We rise in the morning with the sun, stir up our fires, and roast our breakfast, eating usually from one to two pounds of meat at a morning meal. At ten o'clock we lunch, dine at two, sup at five, and lunch at eight, and during the night-watch commonly provide ourselves with two or three "hump-ribs" and a marrow bone, to furnish employment and keep the drowsy god at a distance.
Our present camp is a beautiful one. A rich and open plain of luxuriant grass, dotted with buffalo in all directions, a high picturesque hill in front, and a lovely stream of cold mountain water flowing at our feet. On the borders of this stream, as usual, is a dense belt of willows, and under the shade of these we sit and work by day, and sleep soundly at night. Our meat is now dried upon scaffolds constructed of old timber which we find in great abundance upon the neighboring hill. We keep a fire going constantly, and when the meat is sufficiently dried, it is piled on the ground, preparatory to being baled.
21st. The buffalo appear even more numerous than when we came, and much less suspicious than common. The bulls frequently pass slowly along within a hundred yards of us, and toss their shaggy and frightful looking heads as though to warn us against attacking or approaching them.
Towards evening, to-day, I walked out with my gun, in the direction of one of these prowling monsters, and .the ground in his vicinity being covered densely with bushes, I determined to approach as near him as possible, in order to try the efficacy of a ball planted directly in the centre of the forehead. I had heard of this experiment having been tried without success and I wished to ascertain the truth for myself.
"Taking the wind " of the animal, as it is called, (that is, keeping to leeward, so that my approach could not be perceived by communicating a taint to the air,) I crawled on my hands and knees with the utmost caution towards my victim. The unwieldy brute was quietly and unsuspiciously cropping the herbage, and I had arrived to within feet of him, when a sudden flashing of the eye, and an impatient motion, told me that I was observed. He raised his enormous head, and looked around him, and so truly terrible and grand did he appear, that I must confess, (in your ear,) I felt awed, almost frightened, at the task I had undertaken. But I had gone too far to retreat; so, raising my gun, I took deliberate aim at the bushy centre of the forehead, and fired. The monster shook his head, pawed up the earth with his hoofs, and making a sudden spring, accompanied by a terrific roar, turned to make his escape. At that instant, the ball from the second barrel penetrated his vitals, and he measured his huge length upon the ground. In a few seconds he was dead. Upon examining the head, and cutting away the enormous mass of matted hair and skin which enveloped the skull, my large bullet of twenty to the pound, was found completely flattened against the bone, having carried with it, through the interposing integument, a considerable portion of the coarse hair, but without producing the smallest fracture. I was satisfied; and taking the tongue, (the hunter's perquisite,) I returned to my companions.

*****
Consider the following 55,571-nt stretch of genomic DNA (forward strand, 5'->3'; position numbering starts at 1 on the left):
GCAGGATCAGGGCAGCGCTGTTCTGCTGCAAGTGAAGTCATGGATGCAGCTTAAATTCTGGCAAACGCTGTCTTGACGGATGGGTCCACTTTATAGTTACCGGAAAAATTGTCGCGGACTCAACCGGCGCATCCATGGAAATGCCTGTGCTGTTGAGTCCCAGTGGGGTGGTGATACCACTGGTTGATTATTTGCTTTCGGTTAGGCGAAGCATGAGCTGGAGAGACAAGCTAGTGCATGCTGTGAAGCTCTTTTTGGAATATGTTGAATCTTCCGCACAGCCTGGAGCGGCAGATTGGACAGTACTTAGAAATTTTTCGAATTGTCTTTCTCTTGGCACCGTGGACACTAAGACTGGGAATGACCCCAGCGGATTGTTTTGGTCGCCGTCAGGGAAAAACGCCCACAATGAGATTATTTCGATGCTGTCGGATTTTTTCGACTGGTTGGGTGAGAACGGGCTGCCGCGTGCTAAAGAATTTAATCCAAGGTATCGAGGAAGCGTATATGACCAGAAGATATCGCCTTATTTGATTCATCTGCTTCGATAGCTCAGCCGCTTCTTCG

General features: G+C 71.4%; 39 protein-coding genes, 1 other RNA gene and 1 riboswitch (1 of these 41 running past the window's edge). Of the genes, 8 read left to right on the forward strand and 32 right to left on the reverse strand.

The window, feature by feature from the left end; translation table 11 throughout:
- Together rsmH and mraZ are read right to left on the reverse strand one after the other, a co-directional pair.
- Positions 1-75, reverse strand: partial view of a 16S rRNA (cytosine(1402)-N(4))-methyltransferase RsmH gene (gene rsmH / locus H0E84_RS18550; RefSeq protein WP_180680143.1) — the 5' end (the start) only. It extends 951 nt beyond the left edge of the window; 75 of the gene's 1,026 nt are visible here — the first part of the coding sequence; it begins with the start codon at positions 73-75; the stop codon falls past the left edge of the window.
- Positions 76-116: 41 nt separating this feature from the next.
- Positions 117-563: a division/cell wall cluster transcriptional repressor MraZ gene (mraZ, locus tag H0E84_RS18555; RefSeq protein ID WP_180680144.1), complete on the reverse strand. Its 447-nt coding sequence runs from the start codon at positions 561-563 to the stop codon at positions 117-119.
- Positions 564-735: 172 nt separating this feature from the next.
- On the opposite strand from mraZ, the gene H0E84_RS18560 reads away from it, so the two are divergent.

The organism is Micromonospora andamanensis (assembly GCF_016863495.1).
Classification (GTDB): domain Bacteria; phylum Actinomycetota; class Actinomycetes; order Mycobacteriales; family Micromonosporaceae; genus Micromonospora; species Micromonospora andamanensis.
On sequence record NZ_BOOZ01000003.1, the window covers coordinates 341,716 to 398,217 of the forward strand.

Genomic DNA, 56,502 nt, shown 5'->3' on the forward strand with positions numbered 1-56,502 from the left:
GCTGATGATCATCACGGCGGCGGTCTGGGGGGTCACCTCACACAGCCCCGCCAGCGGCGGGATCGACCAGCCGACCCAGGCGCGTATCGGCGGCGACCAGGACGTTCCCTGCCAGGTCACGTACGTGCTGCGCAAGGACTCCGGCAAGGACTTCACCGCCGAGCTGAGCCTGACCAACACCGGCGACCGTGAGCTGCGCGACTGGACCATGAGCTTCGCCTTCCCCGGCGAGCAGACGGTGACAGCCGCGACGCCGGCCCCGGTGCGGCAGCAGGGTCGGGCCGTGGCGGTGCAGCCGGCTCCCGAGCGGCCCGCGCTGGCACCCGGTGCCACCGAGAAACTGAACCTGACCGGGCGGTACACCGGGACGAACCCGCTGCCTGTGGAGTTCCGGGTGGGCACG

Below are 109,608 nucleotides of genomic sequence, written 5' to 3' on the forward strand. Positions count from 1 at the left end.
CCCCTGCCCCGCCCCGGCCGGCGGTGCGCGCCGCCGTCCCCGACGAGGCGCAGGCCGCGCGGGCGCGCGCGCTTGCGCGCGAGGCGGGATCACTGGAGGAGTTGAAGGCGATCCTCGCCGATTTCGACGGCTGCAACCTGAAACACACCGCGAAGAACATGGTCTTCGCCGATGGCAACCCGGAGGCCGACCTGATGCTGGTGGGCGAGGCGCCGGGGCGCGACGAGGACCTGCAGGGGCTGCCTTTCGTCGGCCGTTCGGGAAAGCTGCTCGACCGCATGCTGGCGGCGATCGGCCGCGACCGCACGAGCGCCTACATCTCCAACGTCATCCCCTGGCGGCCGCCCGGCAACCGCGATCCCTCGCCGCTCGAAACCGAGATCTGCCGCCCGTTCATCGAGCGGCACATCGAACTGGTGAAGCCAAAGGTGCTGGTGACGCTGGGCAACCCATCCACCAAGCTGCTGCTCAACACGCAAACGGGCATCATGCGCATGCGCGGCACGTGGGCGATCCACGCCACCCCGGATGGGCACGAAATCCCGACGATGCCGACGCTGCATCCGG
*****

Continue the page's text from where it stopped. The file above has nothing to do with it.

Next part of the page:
This evening the roaring of the bulls in the gang near us is terrific, and these sounds are mingled with the howling of large packs of wolves, which regularly attend upon them, and the hoarse screaming of hundreds of ravens flying over head. The dreaded grizzly bear is also quite common in this neighborhood; two have just been seen in some bushes near, and they visit our camp almost every night, attracted by the piles of meat which are heaped all around us. The first intimation we have of his approach is a great grunt or snort, unlike any sound I ever heard, but much more querulous than fierce; then we hear the scraping and tramping of his huge feet, and the snuffing of his nostrils, as the savory scent of the meat is wafted to them. He approaches nearer and nearer, with a stealthy and fearful pace, but just as he is about to accomplish the object of his visit, he suddenly stops short; the snuffing is repeated at long and trembling intervals, and ff the slightest motion is then made by one of the party, away goes "Ephraim," like a cowardly burglar as he is, and we hear no more of him that night.